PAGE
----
Wednesday, September 6, 2017

Barrio Tacos to Open in Willoughby in Former Olivor Twist Location

Posted By on Wed, Sep 6, 2017 at 10:01 PM

FACEBOOK
  • Facebook

Barrio will be opening yet another location soon — this one in Willoughby this December in the former Olivor Twist location. The fifth outpost had been rumored for a while; the taco and tequila restaurant confirmed the news this evening.

"We love downtown Willoughby and have been looking for the perfect location for a while. Considering Barrio means 'neighborhood,' we feel this is the perfect neighborhood to further expand our brand east," Sean Fairbairn, President of Barrio Restaurant Group, said in a press release.

When it debuts, Barrio Willoughby will be open Monday - Thursday 4 p.m. to 2:30 a.m., and Friday - Sunday 11 a.m. to 2 a.m.

It'll join Barrio's locations in Tremont, downtown Cleveland, Lakewood and Cleveland Heights.

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The Q Deal is Officially Alive

Posted By on Wed, Sep 6, 2017 at 2:08 PM

COURTESY: CLEVELAND CAVALIERS
  • Courtesy: Cleveland Cavaliers
The Q Deal's back on.

Here's Mayor Frank Jackson.
First, I want to thank the Cavs for revisiting the Q Transformation Deal. Throughout the process, my support for this agreement never wavered. My efforts have always been to create vibrant neighborhoods and a vibrant downtown. I’ve said it before –this deal is one of the best I’ve seen because it provides opportunities for all of Cleveland.

Those who demonized this process were shortsighted, and I encourage them to ask themselves what they can do for the future of this city. Strong leadership requires doing the right thing, not just saying what you think people want to hear.

I want to thank the local elected officials who publicly supported this project, including Cleveland City Council President Kevin J. Kelley and Cuyahoga County Executive Armond Budish. We received tremendous support from almost all members of city and county council. I also want to thank Congresswoman Marcia Fudge for her continued leadership, State Senator Sandra Williams and the countless community leaders, unions, churches and organizations who have assisted in this process.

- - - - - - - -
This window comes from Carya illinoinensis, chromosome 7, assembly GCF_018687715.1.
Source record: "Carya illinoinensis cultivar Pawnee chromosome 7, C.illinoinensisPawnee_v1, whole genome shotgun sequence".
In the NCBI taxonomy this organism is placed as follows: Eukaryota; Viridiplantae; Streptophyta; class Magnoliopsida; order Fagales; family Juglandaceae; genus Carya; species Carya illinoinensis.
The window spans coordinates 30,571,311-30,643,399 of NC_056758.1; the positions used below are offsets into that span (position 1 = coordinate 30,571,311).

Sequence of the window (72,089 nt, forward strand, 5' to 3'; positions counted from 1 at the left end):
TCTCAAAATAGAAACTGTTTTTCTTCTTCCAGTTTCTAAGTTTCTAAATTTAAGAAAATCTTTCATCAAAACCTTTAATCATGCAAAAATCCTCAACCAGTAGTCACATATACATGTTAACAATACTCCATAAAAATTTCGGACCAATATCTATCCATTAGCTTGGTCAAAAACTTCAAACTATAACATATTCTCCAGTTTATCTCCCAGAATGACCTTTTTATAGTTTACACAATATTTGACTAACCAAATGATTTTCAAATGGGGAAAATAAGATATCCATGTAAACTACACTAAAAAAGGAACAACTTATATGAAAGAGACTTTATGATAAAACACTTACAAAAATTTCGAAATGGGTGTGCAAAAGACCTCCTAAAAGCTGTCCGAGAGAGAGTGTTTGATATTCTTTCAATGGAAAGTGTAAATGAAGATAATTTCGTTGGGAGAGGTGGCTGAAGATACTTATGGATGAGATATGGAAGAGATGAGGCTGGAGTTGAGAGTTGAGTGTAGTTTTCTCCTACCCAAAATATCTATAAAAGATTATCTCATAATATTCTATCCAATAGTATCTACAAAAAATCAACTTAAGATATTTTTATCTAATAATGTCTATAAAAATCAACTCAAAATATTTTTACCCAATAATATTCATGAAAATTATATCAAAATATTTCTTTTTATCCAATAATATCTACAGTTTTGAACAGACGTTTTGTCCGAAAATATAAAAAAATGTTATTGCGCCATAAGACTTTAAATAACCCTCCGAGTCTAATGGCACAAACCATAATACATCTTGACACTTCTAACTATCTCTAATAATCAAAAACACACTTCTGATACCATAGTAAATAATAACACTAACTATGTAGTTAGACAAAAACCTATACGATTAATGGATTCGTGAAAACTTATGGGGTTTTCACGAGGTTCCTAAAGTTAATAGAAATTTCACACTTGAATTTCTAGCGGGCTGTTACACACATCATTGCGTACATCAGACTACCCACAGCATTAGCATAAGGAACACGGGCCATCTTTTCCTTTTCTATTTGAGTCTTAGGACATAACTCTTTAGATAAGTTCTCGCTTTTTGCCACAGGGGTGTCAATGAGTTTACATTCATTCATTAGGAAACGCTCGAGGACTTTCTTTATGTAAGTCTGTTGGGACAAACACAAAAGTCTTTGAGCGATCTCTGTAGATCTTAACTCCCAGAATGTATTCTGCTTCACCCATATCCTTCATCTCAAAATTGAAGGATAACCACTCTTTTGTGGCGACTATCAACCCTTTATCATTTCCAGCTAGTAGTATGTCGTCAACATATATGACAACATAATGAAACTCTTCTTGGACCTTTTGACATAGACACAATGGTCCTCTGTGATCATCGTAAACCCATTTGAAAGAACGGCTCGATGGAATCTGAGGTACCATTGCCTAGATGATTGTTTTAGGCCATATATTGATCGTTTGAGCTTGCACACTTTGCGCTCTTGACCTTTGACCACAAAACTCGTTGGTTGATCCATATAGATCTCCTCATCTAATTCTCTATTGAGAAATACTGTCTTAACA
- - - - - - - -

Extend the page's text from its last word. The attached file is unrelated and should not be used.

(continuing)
Everything we’ve done in Cleveland that has been successful, we’ve done together as one city. This has always been a collaborative effort and I look forward to the opportunities it provides our citizens.
And here's council prez Kevin Kelley:
I am very pleased that Cavaliers have agreed to continue with the Transformation Project. This deal is an economic boom for the City of Cleveland. It saves and creates thousands of jobs; generates tens of millions of tax dollars for the city’s general fund; and keeps the Q competitive in attracting events and concerts. The lease extension guarantees that the Q will be the home of the Cavaliers and continue as an economic engine until at least 2034.

This is the deal that began about 22 years ago, a deal that saw the city receive more money in 14 of the last 22 years than what it paid toward arena debt. A deal that has so far generated more than $60 million from admissions tax alone into the city’s general operating fund.